Think Like a Dog

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We have 3 cats in our family (we have a dog too for all you dog people).  One thing about cats is that they want things on their terms.  When my dog wants attention he will come in the room and I can pull him on my lap and he doesn’t mind a bit.  The cats are a different story, they will approach you, rub against your leg and even meow but if you pick them up and try to put them in your lap, they get up and walk away.  You didn’t do things on their terms; you made it about what you wanted instead of what they wanted, slow and careful.

This is how so many businesses operate, they think in their terms instead of customers’ terms.  Think about the rules, policies, and terms you’ve encountered as a customer, how many of those were to benefit you, or were they just there to protect the business?

I worked with a team recently who has a lot of policies for a variety of reasons and they regularly send out messages detailing things because people don’t seem to fall in line and do things properly.  One thing I noticed was how everything was put in terms of commands and demands resulting in a negative perception of the team.  The more I thought about it, it made sense.  The commanding tone of their messaging made them appear inflexible and only thinking about their needs instead of the needs of the people they served.  The lack of compliance with the rules was really just a subtle rebellion.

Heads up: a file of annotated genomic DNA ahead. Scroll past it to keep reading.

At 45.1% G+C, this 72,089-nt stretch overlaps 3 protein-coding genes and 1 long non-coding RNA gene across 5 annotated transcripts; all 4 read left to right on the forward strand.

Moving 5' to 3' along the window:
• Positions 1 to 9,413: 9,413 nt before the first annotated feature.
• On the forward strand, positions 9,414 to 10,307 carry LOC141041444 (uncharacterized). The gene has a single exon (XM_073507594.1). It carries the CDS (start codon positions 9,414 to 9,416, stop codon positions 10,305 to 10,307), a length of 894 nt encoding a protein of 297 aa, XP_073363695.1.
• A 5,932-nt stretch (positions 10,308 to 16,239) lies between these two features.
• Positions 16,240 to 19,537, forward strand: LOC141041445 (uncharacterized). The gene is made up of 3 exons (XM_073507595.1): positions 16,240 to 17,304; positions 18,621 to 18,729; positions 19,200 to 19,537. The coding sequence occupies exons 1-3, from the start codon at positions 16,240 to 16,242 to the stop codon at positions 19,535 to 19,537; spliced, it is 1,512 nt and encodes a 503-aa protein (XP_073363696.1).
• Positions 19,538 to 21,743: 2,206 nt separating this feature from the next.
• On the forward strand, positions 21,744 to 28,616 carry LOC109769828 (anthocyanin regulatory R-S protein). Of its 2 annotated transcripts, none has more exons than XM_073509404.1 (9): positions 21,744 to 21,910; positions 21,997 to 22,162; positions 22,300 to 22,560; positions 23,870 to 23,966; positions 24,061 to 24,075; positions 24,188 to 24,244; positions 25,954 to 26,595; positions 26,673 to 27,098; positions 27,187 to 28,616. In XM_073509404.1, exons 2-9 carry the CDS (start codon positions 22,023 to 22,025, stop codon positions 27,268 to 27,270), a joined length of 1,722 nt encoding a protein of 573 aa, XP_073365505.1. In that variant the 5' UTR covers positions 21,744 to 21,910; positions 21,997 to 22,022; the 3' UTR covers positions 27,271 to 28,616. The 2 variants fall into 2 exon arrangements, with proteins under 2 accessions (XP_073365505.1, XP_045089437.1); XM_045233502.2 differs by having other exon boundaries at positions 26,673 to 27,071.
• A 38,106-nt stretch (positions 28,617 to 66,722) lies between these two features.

What I suggested was to start putting things in terms of how it actually helped people to follow the rules instead of just being rules that benefited the rule makers.  Now they talk about their delivery parameters for example as a way to ensure on-time delivery.  In the past, they would have just said it was something people had to do and that was that.

Where is your business doing similar things?  Where are you thinking from your perspective instead of the customer perspective?

Take a look around your workplace for evidence of doing things for the company’s benefit without thinking in terms of how it might impact those being served.  Where are rules, policies, or procedures that appear only to benefit the rule makers but do nothing for those on the receiving end?  Get rid of these obstacles if you can or at least replace the commanding messages with ones that describe how the rules make things easier, safer, timelier, etc. for the receivers.

As much as I love my cats, this is a place where dog thinking (getting what you want by giving others what they want) is the best thinking.

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